On the other hand, a survey conducted last summer by the National Opinion Research Center found that when given a choice, Americans were about equally split between the belief that "our country has made changes needed to give gay and lesbian people equal rights with other Americans" (48%) and "our country needs to continue making changes to give gay and lesbian people equal rights with other Americans" (50%). These responses may have reflected respondent confusion about the question wording. The first alternative seemingly overlaps with the second (i.e., a respondent could believe that the country has made changes and also believe that the country needs to continue to make changes).

We also know that Americans' general attitudes toward LGBT rights have become much more positive over time, as my colleague Justin McCarthy reviewed last summer. Two-thirds of Americans now support same-sex marriage, and two-thirds say that gay and lesbian relations are morally acceptable. Gallup also recently reported that the percentage of the U.S. adult population identifying as LGBT has increased to 5.6%, from 3.5% in 2012.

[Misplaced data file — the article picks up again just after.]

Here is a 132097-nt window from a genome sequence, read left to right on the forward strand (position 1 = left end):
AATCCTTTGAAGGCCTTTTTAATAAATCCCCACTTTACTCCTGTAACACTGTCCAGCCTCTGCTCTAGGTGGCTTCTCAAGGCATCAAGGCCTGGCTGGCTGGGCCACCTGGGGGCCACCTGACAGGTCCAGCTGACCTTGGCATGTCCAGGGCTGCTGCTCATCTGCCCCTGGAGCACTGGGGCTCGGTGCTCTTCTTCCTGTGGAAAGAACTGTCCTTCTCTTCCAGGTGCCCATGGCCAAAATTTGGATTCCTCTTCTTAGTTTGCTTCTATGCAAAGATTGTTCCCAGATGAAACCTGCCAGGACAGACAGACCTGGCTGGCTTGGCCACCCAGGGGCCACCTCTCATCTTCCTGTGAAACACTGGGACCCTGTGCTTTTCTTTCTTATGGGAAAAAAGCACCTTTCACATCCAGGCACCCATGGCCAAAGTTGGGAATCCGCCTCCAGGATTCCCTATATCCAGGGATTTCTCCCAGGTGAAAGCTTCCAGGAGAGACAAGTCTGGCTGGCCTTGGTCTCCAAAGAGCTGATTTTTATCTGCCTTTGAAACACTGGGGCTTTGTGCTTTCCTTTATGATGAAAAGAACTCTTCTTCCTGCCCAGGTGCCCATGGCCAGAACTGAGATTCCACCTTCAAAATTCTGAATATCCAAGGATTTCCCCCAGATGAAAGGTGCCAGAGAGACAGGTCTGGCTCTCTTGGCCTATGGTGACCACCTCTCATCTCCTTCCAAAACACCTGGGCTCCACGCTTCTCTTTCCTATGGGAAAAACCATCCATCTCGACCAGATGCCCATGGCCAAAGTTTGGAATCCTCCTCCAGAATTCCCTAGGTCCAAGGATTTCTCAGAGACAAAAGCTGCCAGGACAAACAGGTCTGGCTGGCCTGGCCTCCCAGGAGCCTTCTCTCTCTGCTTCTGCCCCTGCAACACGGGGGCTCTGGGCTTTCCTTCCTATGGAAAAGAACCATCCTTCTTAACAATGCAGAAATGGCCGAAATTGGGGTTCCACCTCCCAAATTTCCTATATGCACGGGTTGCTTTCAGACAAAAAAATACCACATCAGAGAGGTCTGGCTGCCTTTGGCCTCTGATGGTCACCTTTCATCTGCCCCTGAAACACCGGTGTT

All of this leads to the reasonable conclusion that a majority of Americans, in general, support the concept behind new legislation designed to outlaw discrimination against lesbian, gay, bisexual and transgender persons in the U.S.

Reasons Behind Opposition

With that said, not all is smooth sailing for the Equality Act, which has engendered significant opposition -- both in Congress, where its passage is far from assured, and among many conservative and religious leaders. This is in part based on perceptions that the law would limit religious freedom. As Utah Sen. Mitt Romney's office recently stated, "Sen. Romney believes that strong religious liberty protections are essential to any legislation on this issue, and since those provisions are absent from this particular bill, he is not able to support it." The Ethics & Religious Liberty Commission of the Southern Baptist Convention has "worked tirelessly" to defeat the Equality Act, saying, "This bill would substantially undermine religious liberty protections in the United States." The conservative Heritage Foundation announced, "A federal sexual orientation and gender identity law would empower the government to interfere in how regular Americans think, speak, and act at home, at school, at work and at play. Any bill promoting such authoritarianism is a danger to our freedoms."